A few years ago, the entire life’s work of French communist director Robert Guédiguian was screened in a retrospective tribute at the Toronto International Film Festival.
Guédiguian is unique in that he has chosen the setting of Marseilles for all his films, using the same principal actors in varying roles. This creates an amazing and intriguing sense of continuity, even though the themes and stories are extremely different from one film to the next.
It isn’t surprising that his films are relatively unknown in the United States. Choosing social themes that are based on knowledge of class struggle, American imperialism and progressive politics, he makes films that have limited commercial appeal to the Western media.
This year, for the first time, Guédiguian has ventured outside Marseilles for a story about Armenia.
It’s a touching, thought-provoking drama about a French woman doctor who has had little connection with her immigrant Armenian father, who is suffering from heart problems. Rather than undergo surgery, he slips away from her to his homeland to conclude his life. Her concern takes her to a country she knows little about, a culture and a history she has avoided most of her life.
His reasoning for returning home is beyond her understanding. But the film makes a dramatic statement about the Armenian condition and the emotions that draw people back to their place of birth. The film “Voyage to Armenia” is not only about the trip to a country, but the journey one makes in life to discover true meaning and love for people and their culture.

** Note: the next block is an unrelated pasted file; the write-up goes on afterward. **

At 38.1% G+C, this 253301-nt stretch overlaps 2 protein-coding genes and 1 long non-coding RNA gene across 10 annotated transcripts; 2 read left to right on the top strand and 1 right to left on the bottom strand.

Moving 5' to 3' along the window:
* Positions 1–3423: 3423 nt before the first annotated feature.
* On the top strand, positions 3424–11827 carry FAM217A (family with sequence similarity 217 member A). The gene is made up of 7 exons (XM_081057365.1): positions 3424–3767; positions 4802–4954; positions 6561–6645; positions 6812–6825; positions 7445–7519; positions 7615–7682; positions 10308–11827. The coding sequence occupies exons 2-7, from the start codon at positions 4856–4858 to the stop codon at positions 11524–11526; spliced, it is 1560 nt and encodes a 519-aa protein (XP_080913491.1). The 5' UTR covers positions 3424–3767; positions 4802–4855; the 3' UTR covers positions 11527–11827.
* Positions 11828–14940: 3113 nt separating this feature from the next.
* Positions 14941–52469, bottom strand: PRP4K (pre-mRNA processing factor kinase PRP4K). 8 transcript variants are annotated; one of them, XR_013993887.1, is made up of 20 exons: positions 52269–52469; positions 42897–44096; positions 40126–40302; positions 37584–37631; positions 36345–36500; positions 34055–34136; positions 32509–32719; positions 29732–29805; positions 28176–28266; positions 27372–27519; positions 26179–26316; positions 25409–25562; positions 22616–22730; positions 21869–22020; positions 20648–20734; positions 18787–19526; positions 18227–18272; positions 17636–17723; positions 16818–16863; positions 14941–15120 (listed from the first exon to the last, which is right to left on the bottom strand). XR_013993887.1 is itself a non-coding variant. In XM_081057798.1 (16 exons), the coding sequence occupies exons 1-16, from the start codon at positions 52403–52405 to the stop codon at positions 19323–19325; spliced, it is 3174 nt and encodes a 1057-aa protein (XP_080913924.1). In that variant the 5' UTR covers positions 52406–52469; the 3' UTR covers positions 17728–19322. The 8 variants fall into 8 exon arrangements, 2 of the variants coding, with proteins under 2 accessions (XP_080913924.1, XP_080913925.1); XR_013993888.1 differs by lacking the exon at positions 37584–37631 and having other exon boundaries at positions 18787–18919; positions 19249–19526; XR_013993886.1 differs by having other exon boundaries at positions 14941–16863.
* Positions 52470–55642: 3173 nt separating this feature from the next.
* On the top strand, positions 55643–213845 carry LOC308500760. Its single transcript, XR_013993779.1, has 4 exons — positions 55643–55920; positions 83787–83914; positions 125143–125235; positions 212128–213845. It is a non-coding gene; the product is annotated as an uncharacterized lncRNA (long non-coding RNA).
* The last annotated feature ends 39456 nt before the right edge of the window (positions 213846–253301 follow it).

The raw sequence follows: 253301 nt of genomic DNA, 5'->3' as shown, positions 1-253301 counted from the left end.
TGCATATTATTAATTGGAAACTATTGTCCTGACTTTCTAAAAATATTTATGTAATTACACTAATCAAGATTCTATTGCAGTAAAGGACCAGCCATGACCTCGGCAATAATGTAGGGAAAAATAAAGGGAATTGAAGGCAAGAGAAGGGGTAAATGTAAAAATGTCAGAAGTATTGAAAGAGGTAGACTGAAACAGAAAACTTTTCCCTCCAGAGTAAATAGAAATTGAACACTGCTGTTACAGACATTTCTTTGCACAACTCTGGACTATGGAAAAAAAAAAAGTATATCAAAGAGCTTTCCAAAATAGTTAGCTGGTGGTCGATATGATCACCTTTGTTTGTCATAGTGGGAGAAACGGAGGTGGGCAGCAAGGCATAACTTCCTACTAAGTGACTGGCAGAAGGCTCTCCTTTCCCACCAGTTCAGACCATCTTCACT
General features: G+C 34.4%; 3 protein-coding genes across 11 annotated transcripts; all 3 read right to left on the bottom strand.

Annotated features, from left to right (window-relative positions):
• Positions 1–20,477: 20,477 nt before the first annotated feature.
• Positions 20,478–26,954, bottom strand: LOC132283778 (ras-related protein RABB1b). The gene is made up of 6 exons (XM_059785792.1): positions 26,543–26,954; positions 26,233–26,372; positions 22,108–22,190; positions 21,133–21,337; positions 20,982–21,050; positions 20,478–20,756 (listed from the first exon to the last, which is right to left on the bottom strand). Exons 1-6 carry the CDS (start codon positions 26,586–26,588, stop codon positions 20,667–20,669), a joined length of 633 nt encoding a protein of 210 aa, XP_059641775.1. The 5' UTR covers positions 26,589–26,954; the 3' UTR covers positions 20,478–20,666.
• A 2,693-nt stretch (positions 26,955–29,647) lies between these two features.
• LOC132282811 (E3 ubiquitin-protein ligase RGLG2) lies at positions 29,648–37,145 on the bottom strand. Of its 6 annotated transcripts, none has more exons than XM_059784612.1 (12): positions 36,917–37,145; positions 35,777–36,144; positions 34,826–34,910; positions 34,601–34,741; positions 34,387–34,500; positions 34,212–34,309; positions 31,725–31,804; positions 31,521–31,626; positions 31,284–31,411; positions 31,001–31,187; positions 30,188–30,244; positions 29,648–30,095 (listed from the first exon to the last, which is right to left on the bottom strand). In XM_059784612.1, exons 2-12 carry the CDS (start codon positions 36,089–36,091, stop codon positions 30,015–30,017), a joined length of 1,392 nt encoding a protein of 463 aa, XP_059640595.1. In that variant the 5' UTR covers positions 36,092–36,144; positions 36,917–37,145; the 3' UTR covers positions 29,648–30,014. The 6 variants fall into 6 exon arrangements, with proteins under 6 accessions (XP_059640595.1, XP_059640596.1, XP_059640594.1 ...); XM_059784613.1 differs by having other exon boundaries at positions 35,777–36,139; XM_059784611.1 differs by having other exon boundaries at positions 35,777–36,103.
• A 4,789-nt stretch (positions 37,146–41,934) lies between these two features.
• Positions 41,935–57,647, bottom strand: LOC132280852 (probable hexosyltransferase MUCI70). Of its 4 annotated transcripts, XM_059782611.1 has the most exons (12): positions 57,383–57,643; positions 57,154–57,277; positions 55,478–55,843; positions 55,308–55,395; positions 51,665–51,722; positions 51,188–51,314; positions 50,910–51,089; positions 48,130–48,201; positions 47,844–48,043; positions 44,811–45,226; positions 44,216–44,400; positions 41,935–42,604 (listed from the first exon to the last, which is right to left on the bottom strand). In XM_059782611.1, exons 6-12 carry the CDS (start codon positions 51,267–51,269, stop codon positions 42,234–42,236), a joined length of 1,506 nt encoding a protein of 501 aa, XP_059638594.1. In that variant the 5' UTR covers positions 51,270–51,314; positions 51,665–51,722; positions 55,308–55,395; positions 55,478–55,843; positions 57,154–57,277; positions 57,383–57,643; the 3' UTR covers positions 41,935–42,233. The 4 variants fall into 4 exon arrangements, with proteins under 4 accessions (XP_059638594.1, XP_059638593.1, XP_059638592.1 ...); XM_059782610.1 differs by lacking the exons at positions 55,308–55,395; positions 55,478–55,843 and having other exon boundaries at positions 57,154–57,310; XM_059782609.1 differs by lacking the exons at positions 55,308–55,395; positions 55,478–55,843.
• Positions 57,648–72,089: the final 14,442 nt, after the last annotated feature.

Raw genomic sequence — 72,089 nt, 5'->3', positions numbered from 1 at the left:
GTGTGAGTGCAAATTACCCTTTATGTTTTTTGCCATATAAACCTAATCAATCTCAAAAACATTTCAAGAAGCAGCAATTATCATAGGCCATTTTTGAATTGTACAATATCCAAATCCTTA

Since this film probably won’t be available for quite a while, you can get a taste of a Guédiguian masterpiece by renting the available DVD “Marius and Jeanette.”
In a revealing film about terrorism of the 1970s variety, Hans Joachim-Klein tells his amazing tale. “My Life as a Terrorist” follows the life of a member of the German radical left who joined up with the infamous Carlos the Jackal and became involved in the 1975 plot to kidnap oil ministers in Vienna. The plot went awry and resulted in the death of three captives.
The film points to Libya as having been implicated in the plot. Through a process of negotiations with the authorities — including the fact that he wasn’t one of the actual killers — Joachim-Klein served a minimum sentence. After his release he went into hiding for many years.
Joachim-Klein’s testimony decries the senseless violence adopted by the radical left fringe of that era, and concludes, “From a moral perspective, these groups had completely hit rock bottom.”
The soft-spoken Klein, the child of a troubled working-class family, shows remorse for his involvement and makes a sincere effort at trying to explain what drove some leftists to the extremes. As he retraces critical moments and places in his life in an almost cathartic way, the audience begins to share his newfound tranquility.